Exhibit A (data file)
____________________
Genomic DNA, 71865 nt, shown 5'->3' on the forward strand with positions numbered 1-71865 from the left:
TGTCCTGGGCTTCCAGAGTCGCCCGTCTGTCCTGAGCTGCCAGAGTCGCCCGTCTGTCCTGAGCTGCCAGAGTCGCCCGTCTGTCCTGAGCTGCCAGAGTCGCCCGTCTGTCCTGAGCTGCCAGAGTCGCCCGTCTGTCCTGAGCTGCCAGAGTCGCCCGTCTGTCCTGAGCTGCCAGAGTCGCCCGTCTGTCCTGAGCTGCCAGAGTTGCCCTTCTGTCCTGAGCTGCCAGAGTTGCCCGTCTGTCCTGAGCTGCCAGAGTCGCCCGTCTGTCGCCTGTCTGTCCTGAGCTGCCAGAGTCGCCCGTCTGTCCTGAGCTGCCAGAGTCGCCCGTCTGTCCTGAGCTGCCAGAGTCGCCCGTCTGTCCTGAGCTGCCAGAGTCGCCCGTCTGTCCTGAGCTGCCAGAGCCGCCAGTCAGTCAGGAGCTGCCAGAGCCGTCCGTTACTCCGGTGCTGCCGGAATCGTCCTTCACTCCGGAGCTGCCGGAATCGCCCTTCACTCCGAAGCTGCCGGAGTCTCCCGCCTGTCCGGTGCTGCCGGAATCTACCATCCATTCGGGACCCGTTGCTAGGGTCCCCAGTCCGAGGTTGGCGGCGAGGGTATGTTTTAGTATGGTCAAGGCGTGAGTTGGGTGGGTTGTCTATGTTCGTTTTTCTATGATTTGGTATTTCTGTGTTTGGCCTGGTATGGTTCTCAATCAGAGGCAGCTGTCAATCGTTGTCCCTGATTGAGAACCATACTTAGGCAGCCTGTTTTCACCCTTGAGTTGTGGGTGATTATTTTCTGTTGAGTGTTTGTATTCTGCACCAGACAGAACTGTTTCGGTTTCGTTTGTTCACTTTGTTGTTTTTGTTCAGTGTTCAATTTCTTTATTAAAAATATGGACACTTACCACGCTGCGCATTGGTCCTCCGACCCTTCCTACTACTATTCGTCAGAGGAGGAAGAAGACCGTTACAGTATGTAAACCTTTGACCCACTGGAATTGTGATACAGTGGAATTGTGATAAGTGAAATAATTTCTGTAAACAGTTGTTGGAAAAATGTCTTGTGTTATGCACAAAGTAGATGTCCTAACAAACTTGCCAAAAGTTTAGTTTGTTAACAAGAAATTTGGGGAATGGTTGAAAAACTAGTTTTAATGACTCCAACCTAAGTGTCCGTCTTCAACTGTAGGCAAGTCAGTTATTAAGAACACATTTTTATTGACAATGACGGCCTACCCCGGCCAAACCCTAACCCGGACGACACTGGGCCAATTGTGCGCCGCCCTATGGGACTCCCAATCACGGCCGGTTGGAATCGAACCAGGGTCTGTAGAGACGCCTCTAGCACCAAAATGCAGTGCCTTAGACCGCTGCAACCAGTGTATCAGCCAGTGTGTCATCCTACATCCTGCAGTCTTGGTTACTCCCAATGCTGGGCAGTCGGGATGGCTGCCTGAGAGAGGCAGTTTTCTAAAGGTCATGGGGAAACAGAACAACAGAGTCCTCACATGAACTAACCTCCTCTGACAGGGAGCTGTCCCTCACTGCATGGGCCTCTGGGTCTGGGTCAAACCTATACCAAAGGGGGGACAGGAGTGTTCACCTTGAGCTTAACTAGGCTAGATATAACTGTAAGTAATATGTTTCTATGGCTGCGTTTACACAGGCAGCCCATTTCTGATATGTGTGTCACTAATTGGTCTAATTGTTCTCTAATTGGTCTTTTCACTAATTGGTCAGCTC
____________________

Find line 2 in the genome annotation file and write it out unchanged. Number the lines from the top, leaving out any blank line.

TGTCCTGGGCTTCCAGAGTCGCCCGTCTGTCCTGAGCTGCCAGAGTCGCCCGTCTGTCCTGAGCTGCCAGAGTCGCCCGTCTGTCCTGAGCTGCCAGAGTCGCCCGTCTGTCCTGAGCTGCCAGAGTCGCCCGTCTGTCCTGAGCTGCCAGAGTCGCCCGTCTGTCCTGAGCTGCCAGAGTCGCCCGTCTGTCCTGAGCTGCCAGAGTTGCCCTTCTGTCCTGAGCTGCCAGAGTTGCCCGTCTGTCCTGAGCTGCCAGAGTCGCCCGTCTGTCGCCTGTCTGTCCTGAGCTGCCAGAGTCGCCCGTCTGTCCTGAGCTGCCAGAGTCGCCCGTCTGTCCTGAGCTGCCAGAGTCGCCCGTCTGTCCTGAGCTGCCAGAGTCGCCCGTCTGTCCTGAGCTGCCAGAGCCGCCAGTCAGTCAGGAGCTGCCAGAGCCGTCCGTTACTCCGGTGCTGCCGGAATCGTCCTTCACTCCGGAGCTGCCGGAATCGCCCTTCACTCCGAAGCTGCCGGAGTCTCCCGCCTGTCCGGTGCTGCCGGAATCTACCATCCATTCGGGACCCGTTGCTAGGGTCCCCAGTCCGAGGTTGGCGGCGAGGGTATGTTTTAGTATGGTCAAGGCGTGAGTTGGGTGGGTTGTCTATGTTCGTTTTTCTATGATTTGGTATTTCTGTGTTTGGCCTGGTATGGTTCTCAATCAGAGGCAGCTGTCAATCGTTGTCCCTGATTGAGAACCATACTTAGGCAGCCTGTTTTCACCCTTGAGTTGTGGGTGATTATTTTCTGTTGAGTGTTTGTATTCTGCACCAGACAGAACTGTTTCGGTTTCGTTTGTTCACTTTGTTGTTTTTGTTCAGTGTTCAATTTCTTTATTAAAAATATGGACACTTACCACGCTGCGCATTGGTCCTCCGACCCTTCCTACTACTATTCGTCAGAGGAGGAAGAAGACCGTTACAGTATGTAAACCTTTGACCCACTGGAATTGTGATACAGTGGAATTGTGATAAGTGAAATAATTTCTGTAAACAGTTGTTGGAAAAATGTCTTGTGTTATGCACAAAGTAGATGTCCTAACAAACTTGCCAAAAGTTTAGTTTGTTAACAAGAAATTTGGGGAATGGTTGAAAAACTAGTTTTAATGACTCCAACCTAAGTGTCCGTCTTCAACTGTAGGCAAGTCAGTTATTAAGAACACATTTTTATTGACAATGACGGCCTACCCCGGCCAAACCCTAACCCGGACGACACTGGGCCAATTGTGCGCCGCCCTATGGGACTCCCAATCACGGCCGGTTGGAATCGAACCAGGGTCTGTAGAGACGCCTCTAGCACCAAAATGCAGTGCCTTAGACCGCTGCAACCAGTGTATCAGCCAGTGTGTCATCCTACATCCTGCAGTCTTGGTTACTCCCAATGCTGGGCAGTCGGGATGGCTGCCTGAGAGAGGCAGTTTTCTAAAGGTCATGGGGAAACAGAACAACAGAGTCCTCACATGAACTAACCTCCTCTGACAGGGAGCTGTCCCTCACTGCATGGGCCTCTGGGTCTGGGTCAAACCTATACCAAAGGGGGGACAGGAGTGTTCACCTTGAGCTTAACTAGGCTAGATATAACTGTAAGTAATATGTTTCTATGGCTGCGTTTACACAGGCAGCCCATTTCTGATATGTGTGTCACTAATTGGTCTAATTGTTCTCTAATTGGTCTTTTCACTAATTGGTCAGCTC